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1859 Excelsior Commemorative Trophy Baseball
Starting Bid - $5,000.00, Sold For - $26,100.00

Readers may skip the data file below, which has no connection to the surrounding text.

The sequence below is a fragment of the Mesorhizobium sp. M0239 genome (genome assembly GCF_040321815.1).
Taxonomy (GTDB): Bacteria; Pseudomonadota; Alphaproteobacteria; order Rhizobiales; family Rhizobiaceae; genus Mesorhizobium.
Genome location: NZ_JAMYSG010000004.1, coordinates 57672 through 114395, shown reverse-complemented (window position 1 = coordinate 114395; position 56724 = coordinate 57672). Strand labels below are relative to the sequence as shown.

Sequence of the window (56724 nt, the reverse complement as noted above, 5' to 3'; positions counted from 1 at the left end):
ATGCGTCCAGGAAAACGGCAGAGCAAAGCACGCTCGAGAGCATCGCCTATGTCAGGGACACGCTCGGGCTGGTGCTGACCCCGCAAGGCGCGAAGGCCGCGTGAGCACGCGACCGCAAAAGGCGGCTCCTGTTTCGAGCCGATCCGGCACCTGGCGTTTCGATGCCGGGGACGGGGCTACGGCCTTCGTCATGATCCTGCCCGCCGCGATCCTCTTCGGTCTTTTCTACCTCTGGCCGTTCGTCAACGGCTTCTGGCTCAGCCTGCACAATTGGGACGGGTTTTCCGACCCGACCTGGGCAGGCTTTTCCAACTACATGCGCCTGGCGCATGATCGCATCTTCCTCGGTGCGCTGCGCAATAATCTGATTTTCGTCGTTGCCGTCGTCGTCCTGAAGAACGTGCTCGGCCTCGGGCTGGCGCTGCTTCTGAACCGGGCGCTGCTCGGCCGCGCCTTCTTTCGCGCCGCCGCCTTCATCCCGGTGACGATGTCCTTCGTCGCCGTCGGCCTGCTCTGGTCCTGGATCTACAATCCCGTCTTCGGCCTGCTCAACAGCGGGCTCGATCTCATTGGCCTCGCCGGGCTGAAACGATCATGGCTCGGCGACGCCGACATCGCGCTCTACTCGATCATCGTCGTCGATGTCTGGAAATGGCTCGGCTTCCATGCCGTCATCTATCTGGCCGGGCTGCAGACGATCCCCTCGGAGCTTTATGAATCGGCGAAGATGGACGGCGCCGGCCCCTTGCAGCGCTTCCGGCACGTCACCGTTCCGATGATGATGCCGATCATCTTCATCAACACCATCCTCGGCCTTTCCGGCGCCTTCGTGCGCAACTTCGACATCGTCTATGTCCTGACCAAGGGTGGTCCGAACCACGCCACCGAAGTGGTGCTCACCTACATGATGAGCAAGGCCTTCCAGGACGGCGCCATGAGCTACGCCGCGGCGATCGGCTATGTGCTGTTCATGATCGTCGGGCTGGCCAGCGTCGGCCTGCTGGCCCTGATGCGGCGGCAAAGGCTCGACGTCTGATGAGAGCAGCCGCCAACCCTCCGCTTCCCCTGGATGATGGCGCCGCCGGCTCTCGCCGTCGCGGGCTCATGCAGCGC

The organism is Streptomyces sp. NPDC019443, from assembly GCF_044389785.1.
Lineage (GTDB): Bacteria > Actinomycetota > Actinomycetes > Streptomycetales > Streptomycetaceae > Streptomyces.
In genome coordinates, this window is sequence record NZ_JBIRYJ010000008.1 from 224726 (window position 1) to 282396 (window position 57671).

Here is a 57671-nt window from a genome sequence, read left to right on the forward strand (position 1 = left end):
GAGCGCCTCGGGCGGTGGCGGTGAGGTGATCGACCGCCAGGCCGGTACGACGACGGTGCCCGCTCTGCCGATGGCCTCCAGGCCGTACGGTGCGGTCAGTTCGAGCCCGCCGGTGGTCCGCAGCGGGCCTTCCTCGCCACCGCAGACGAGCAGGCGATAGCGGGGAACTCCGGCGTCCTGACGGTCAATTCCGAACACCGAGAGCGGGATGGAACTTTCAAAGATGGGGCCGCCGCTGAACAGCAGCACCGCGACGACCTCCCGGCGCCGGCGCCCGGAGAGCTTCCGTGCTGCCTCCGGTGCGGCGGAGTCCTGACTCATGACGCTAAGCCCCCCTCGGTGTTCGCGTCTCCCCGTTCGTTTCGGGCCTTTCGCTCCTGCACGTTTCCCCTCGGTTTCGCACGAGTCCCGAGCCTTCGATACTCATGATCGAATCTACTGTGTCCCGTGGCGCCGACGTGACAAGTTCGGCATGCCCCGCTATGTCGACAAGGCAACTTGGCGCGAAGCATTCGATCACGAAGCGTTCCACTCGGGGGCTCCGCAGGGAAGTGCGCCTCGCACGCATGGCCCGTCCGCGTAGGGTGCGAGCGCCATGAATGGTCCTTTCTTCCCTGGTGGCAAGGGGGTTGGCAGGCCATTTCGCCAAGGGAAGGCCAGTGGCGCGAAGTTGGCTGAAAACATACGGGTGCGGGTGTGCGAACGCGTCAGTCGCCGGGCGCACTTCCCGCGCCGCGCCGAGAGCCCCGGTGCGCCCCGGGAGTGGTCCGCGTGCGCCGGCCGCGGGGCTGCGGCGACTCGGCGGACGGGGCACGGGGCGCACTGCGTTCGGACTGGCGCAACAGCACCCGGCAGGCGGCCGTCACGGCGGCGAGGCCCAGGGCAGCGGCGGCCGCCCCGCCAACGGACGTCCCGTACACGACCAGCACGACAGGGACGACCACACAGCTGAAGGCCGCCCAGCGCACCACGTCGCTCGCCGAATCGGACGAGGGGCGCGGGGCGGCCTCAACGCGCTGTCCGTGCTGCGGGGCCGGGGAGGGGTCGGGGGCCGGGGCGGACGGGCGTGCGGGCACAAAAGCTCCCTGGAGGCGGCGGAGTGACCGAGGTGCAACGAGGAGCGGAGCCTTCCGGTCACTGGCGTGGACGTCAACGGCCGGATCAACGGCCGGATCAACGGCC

This impressive trophy ball is inside a sealed bottle, suspended from two short chains that hang from the bottom of the wooden top. The lemon peel-style ball is elaborately decorated on its four panels as follows: "Brooklyn," Excelsior," "BBC," "March 1859." This ball was a souvenir given to the Excelsior Club, one of the most prominent teams of the era, to commemorate the first meeting of the National Association of Base Ball Players in 1859. Few events in the nineteenth century were as important to the development of the game than this first meeting of the newly formed association. The National Association of Base Ball Players was the first ruling body of organized baseball. Comprised of the leading teams of the day, the organization provided a forum for the standardization of rules and etiquette for the game, for both teams and players, and provided the first formal organization for the sport. The first meeting of the National Association of Ball Players was an extremely momentous event which had a profound impact on baseball in America. It would be hard to imagine a trophy baseball was ever produced to commemorate a more significant non-game event. This extraordinary relic dating from the earliest days of organized baseball has been beautifully preserved in the bottle, which itself has been perfectly preserved. The creation of this presentation ball-in-bottle was an extremely complicated process utilizing a virtually lost art form. This may look very much like it has been produced utilizing the traditional "ship in a bottle" processes which involve either resealing a section of glass, or putting the ship with sails folded down into the bottle top, and with long thin tools unfolding and assembling the sails with the base of the ship already in the bottle. This ball-in-bottle presentation has been produced in the most difficult manner possible. No "tricks" have been employed by the glassmaker. The lead-based glass has actually been blown around the ball in a very dangerous and delicate procedure involving tremendous heat and fire. A very small amount of singing is evident on the ball (affecting a couple of letters in "Brooklyn") and the glass interior as a result of this procedure. This is one of two 1859 Brooklyn Excelsiors ball-in-bottle trophies known to exist. Each club sent two delegates to the convention, and it is possible that each of the Excelsiors' delegates (J. B. Jones and J. B. Leggett) received a commemorative ball-in-the-bottle. It is also very possible, as many historians have speculated, that the Excelsiors were the hosts of the convention and presented each of the attending member teams a commemorative ball-in-bottle. The only other known 1859 Excelsior trophy ball-in-bottle was part of the Barry Halper Collection. That example appeared as Lot #159 in the famous 1999 Halper auction and sold for $39,100. Several years ago the small looped hanging attachment in the bottle of the offered trophy ball-in-bottle snapped, causing the ball to fall from its suspended height to the bottom of the bottle. A conservation company was employed to provide a reinforced replacement loop, reattaching the ball to the suspension mechanism. The repair is undetectable and is mentioned strictly for the sake of accuracy. Due to the unusual qualities of the piece, an art transport company will be used to send the trophy ball to the winner. Also of significant note, this ball was a featured exhibit at the much celebrated museum show of baseball relics and art at the American Folk Art Museum in New York in 2003. Reserve $5,000. Estimate $10,000/$20,000. SOLD FOR $26,100.00
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